Don’t get any ideas, she heard. So she leaves the stove on and walks away, past a table decorated with an orange array of bottles with tops unpopped, their capsuled insides nestled against each other. A calendar of Mondays and Thursdays and Saturdays are silent, while the four others rattle loudly, prattling on and on in their colorful way.
Plans for a car and a house—a life—hang anxiously in the air and sink to the ground. But she props them back up like balloons blown by her own breath and expects them to float, expects them to hold her up and fly her north where she began.
The television screen watches her for nine hours a day while the sun only greets her for minutes on some. Somewhere between the two she thinks about the life she is living and waits for this suspension of time to end so she can go back to her store, her friends, her children. But the store’s been sold and her friends misplaced; her children have grown too tall.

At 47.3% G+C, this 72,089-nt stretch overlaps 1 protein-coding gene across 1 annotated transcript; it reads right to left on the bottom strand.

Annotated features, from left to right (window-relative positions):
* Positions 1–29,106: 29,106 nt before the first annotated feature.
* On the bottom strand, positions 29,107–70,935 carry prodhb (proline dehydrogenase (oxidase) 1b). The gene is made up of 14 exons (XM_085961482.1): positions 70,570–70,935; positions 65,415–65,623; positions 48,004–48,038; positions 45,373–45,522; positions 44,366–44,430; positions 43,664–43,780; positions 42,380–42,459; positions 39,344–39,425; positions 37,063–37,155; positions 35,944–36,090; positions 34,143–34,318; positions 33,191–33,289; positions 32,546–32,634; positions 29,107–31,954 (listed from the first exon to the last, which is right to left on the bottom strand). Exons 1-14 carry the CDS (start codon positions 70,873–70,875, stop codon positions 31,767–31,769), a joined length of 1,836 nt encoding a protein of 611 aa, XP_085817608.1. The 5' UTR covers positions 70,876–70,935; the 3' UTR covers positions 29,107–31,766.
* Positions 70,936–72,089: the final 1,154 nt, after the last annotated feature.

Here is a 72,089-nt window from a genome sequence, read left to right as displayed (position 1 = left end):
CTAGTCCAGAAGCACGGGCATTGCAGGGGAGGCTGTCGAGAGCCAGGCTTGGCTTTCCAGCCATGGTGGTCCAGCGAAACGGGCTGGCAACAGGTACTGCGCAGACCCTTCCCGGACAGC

Don’t get any ideas, they told her. You’re not done here yet.
Working Title - Don't get any ideas
Written in 2009, edited today with the help of Tifa